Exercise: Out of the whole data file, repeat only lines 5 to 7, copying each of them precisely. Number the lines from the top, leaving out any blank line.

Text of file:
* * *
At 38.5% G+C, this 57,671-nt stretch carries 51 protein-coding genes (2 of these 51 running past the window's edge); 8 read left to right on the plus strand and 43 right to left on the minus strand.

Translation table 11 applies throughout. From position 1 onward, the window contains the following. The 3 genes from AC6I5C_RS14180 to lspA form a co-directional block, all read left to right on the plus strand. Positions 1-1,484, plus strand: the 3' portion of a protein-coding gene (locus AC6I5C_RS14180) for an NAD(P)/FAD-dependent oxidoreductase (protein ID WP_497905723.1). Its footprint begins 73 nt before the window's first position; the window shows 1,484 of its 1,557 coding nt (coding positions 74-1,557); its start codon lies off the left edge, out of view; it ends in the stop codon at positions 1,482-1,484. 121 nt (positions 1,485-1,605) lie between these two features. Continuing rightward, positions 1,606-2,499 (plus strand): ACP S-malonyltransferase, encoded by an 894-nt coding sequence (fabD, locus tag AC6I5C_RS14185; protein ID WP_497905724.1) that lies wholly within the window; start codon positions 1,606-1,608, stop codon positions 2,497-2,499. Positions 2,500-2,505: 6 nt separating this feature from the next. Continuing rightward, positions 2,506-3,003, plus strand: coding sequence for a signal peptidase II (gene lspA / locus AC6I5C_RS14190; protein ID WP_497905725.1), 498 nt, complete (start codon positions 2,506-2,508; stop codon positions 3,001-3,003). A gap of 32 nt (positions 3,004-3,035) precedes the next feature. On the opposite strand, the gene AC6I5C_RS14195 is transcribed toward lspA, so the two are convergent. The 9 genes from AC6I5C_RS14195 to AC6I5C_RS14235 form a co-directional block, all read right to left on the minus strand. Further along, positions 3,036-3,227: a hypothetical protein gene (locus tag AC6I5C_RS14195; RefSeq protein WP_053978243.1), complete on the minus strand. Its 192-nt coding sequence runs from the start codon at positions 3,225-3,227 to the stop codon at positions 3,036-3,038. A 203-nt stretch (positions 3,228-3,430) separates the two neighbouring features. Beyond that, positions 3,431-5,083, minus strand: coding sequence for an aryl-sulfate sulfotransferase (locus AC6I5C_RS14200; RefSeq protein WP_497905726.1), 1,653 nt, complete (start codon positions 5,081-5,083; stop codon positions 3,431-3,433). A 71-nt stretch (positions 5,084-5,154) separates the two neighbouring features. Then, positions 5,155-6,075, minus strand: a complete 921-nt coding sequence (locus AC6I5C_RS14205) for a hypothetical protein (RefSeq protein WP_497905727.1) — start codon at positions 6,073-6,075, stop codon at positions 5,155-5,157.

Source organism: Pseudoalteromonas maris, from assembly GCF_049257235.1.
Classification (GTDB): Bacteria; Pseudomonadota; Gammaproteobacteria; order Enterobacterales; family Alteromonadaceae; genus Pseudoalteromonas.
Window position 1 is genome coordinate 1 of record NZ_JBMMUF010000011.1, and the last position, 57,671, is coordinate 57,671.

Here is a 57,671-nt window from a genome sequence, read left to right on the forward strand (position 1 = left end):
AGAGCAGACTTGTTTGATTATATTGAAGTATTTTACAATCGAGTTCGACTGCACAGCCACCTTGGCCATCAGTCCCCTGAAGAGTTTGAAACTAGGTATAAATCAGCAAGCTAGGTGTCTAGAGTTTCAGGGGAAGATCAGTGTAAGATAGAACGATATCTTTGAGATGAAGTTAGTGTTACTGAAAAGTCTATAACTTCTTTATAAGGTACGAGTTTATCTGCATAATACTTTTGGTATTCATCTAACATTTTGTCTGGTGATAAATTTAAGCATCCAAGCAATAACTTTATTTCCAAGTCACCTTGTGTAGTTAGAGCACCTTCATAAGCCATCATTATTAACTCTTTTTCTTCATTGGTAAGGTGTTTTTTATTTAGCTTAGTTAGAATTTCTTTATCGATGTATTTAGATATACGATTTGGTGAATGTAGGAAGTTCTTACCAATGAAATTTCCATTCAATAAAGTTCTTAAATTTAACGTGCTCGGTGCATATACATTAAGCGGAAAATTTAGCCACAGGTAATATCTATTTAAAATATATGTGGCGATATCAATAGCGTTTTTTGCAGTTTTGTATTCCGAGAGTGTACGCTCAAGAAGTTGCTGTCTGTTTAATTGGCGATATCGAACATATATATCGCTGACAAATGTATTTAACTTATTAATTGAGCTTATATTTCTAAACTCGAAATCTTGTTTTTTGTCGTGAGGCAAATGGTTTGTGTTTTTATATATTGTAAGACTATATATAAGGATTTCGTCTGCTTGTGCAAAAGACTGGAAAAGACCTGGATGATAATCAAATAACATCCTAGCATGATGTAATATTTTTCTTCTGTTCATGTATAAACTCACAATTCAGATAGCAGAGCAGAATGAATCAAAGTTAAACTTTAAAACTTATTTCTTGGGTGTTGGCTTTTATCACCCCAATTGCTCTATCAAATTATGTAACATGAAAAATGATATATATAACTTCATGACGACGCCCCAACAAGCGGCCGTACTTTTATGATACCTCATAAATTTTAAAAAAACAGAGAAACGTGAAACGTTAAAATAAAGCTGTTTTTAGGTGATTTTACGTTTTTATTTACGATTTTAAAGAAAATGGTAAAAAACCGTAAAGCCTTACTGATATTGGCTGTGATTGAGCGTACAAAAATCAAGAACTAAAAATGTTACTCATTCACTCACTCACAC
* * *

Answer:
Window position 1 is genome coordinate 1 of record NZ_JBMMUF010000011.1, and the last position, 57,671, is coordinate 57,671.

Here is a 57,671-nt window from a genome sequence, read left to right on the forward strand (position 1 = left end):
AGAGCAGACTTGTTTGATTATATTGAAGTATTTTACAATCGAGTTCGACTGCACAGCCACCTTGGCCATCAGTCCCCTGAAGAGTTTGAAACTAGGTATAAATCAGCAAGCTAGGTGTCTAGAGTTTCAGGGGAAGATCAGTGTAAGATAGAACGATATCTTTGAGATGAAGTTAGTGTTACTGAAAAGTCTATAACTTCTTTATAAGGTACGAGTTTATCTGCATAATACTTTTGGTATTCATCTAACATTTTGTCTGGTGATAAATTTAAGCATCCAAGCAATAACTTTATTTCCAAGTCACCTTGTGTAGTTAGAGCACCTTCATAAGCCATCATTATTAACTCTTTTTCTTCATTGGTAAGGTGTTTTTTATTTAGCTTAGTTAGAATTTCTTTATCGATGTATTTAGATATACGATTTGGTGAATGTAGGAAGTTCTTACCAATGAAATTTCCATTCAATAAAGTTCTTAAATTTAACGTGCTCGGTGCATATACATTAAGCGGAAAATTTAGCCACAGGTAATATCTATTTAAAATATATGTGGCGATATCAATAGCGTTTTTTGCAGTTTTGTATTCCGAGAGTGTACGCTCAAGAAGTTGCTGTCTGTTTAATTGGCGATATCGAACATATATATCGCTGACAAATGTATTTAACTTATTAATTGAGCTTATATTTCTAAACTCGAAATCTTGTTTTTTGTCGTGAGGCAAATGGTTTGTGTTTTTATATATTGTAAGACTATATATAAGGATTTCGTCTGCTTGTGCAAAAGACTGGAAAAGACCTGGATGATAATCAAATAACATCCTAGCATGATGTAATATTTTTCTTCTGTTCATGTATAAACTCACAATTCAGATAGCAGAGCAGAATGAATCAAAGTTAAACTTTAAAACTTATTTCTTGGGTGTTGGCTTTTATCACCCCAATTGCTCTATCAAATTATGTAACATGAAAAATGATATATATAACTTCATGACGACGCCCCAACAAGCGGCCGTACTTTTATGATACCTCATAAATTTTAAAAAAACAGAGAAACGTGAAACGTTAAAATAAAGCTGTTTTTAGGTGATTTTACGTTTTTATTTACGATTTTAAAGAAAATGGTAAAAAACCGTAAAGCCTTACTGATATTGGCTGTGATTGAGCGTACAAAAATCAAGAACTAAAAATGTTACTCATTCACTCACTCACAC